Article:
In addition, the cause of action asserted in the instant suit arises out of the same transaction or occurrence that was the subject matter of the first litigation, i.e. Shell's singular conduct and actions. The transaction or occurrence that was the subject matter of the Lester litigation was the plaintiff's allegation that the misconduct and actions of Shell, and others, resulted in Mr. Chauvin's occupational exposure to NORM, which in turn caused personal injury. Consequently, when Mr. Chauvin released his claims for punitive or exemplary damages in the Lester suit based on Shell's conduct resulting in his exposure to NORM, he released any further claim for punitive damages arising out of that conduct. He is now precluded by res judicata from asserting that claim again, even though he may seek compensatory damages for his later-diagnosed cancer.
The court of appeal erred in finding an exception to res judicata applied in this case, namely, that there was a reservation in the Agreement of the right to bring an action for punitive damages for a future diagnosis of cancer. See La.Rev.Stat. 13:4232(A)(3). In the Agreement, Mr. Chauvin reserved the right to pursue damages related to future cancer. In the absence of a specific reservation of his right to urge a claim for punitive damages, Mr. Chauvin could not reasonably have expected to again sue for that measure of damages for the same conduct on the part of Shell. Instead, Mr. Chauvin in the Agreement specifically agreed that any and all punitive and/or exemplary damages were included in the listing of claims specifically released. While Mr. Chauvin may seek compensatory damages based on his allegation that his cancer was causally-related to his exposure to NORM, his claim for punitive or exemplary damages relating to Shell's misconduct resulting in the exposure to NORM is barred by res judicata, and no exceptions set forth in La.Rev.Stat. 13:4231(A) apply.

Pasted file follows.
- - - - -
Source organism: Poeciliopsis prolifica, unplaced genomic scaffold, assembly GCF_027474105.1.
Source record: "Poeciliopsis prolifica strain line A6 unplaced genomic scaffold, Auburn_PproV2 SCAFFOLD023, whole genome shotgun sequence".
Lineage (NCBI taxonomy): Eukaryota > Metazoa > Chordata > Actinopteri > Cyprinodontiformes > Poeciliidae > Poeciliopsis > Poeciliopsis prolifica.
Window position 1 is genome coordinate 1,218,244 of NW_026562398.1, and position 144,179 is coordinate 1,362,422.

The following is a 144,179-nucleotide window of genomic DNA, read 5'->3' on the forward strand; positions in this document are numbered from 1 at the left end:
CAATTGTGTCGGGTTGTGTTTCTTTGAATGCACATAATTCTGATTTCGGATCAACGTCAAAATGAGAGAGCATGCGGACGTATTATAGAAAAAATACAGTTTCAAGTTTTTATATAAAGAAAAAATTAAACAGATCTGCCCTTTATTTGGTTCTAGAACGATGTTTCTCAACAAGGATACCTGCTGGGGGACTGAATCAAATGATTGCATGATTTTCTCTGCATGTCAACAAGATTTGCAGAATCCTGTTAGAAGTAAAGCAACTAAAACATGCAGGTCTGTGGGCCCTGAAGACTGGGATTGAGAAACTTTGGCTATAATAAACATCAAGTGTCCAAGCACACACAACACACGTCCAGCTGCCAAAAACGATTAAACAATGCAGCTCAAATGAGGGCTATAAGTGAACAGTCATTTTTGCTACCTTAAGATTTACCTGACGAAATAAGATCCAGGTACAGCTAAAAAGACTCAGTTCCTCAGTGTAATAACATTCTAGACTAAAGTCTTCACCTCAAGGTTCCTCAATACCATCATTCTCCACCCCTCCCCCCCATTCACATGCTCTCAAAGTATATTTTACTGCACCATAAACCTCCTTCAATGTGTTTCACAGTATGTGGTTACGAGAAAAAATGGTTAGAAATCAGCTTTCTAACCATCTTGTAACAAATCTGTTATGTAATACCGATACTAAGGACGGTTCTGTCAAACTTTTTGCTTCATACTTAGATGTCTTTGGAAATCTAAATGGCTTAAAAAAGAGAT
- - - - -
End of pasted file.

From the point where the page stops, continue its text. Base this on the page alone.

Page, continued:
To capsulize, we hold that punitive damages relate to conduct and are separate and distinct from compensatory damages for injury. Because the plaintiff here specifically released all punitive and exemplary damages arising out of the defendant's alleged misconduct resulting in his exposure to NORM, his subsequent claim for punitive damages is barred by res judicata and no exceptions set forth in La.Rev.Stat. 13:4232(A) apply under the facts of this case. The court of appeal thus erred in reversing the trial court's judgment sustaining in part the defendant's exception of res judicata and dismissing the punitive and exemplary damages claim with prejudice.
Accordingly, the court of appeal's decision is reversed and the trial court's judgment is reinstated.
REVERSED; DISTRICT COURT JUDGMENT REINSTATED.
1. La.Rev.Stat. 13:4232(A), entitled “Exceptions to the general rule of res judicata,” provides as follows:A. A judgment does not bar another action by the plaintiff:(1) When exceptional circumstances justify relief from the res judicata effect of the judgment;(2) When the judgment dismissed the first action without prejudice; or,(3) When the judgment reserved the right of the plaintiff to bring another action.